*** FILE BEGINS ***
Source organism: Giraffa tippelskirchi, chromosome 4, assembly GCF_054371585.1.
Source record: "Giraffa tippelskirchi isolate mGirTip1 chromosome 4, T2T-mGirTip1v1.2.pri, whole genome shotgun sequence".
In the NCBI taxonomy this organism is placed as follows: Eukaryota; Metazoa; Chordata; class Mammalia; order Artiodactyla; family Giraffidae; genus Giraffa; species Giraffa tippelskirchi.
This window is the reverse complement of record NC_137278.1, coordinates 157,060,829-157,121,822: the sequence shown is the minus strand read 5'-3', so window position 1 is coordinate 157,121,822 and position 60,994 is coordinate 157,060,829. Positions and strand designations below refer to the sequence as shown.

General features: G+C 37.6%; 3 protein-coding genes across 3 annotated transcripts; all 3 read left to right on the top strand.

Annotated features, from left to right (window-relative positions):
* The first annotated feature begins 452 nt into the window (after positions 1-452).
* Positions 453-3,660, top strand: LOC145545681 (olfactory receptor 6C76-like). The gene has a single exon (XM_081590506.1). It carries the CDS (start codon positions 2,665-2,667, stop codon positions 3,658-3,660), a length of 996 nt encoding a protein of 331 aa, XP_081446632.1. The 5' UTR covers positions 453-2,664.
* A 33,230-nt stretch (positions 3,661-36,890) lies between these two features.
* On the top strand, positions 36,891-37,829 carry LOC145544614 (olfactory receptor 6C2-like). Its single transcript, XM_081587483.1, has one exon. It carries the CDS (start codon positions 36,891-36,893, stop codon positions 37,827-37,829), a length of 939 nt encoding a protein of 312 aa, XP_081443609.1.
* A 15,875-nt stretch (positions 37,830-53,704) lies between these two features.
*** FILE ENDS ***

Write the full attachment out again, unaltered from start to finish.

Source organism: Giraffa tippelskirchi, chromosome 4, assembly GCF_054371585.1.
Source record: "Giraffa tippelskirchi isolate mGirTip1 chromosome 4, T2T-mGirTip1v1.2.pri, whole genome shotgun sequence".
In the NCBI taxonomy this organism is placed as follows: Eukaryota; Metazoa; Chordata; class Mammalia; order Artiodactyla; family Giraffidae; genus Giraffa; species Giraffa tippelskirchi.
This window is the reverse complement of record NC_137278.1, coordinates 157,060,829-157,121,822: the sequence shown is the minus strand read 5'-3', so window position 1 is coordinate 157,121,822 and position 60,994 is coordinate 157,060,829. Positions and strand designations below refer to the sequence as shown.

General features: G+C 37.6%; 3 protein-coding genes across 3 annotated transcripts; all 3 read left to right on the top strand.

Annotated features, from left to right (window-relative positions):
* The first annotated feature begins 452 nt into the window (after positions 1-452).
* Positions 453-3,660, top strand: LOC145545681 (olfactory receptor 6C76-like). The gene has a single exon (XM_081590506.1). It carries the CDS (start codon positions 2,665-2,667, stop codon positions 3,658-3,660), a length of 996 nt encoding a protein of 331 aa, XP_081446632.1. The 5' UTR covers positions 453-2,664.
* A 33,230-nt stretch (positions 3,661-36,890) lies between these two features.
* On the top strand, positions 36,891-37,829 carry LOC145544614 (olfactory receptor 6C2-like). Its single transcript, XM_081587483.1, has one exon. It carries the CDS (start codon positions 36,891-36,893, stop codon positions 37,827-37,829), a length of 939 nt encoding a protein of 312 aa, XP_081443609.1.
* A 15,875-nt stretch (positions 37,830-53,704) lies between these two features.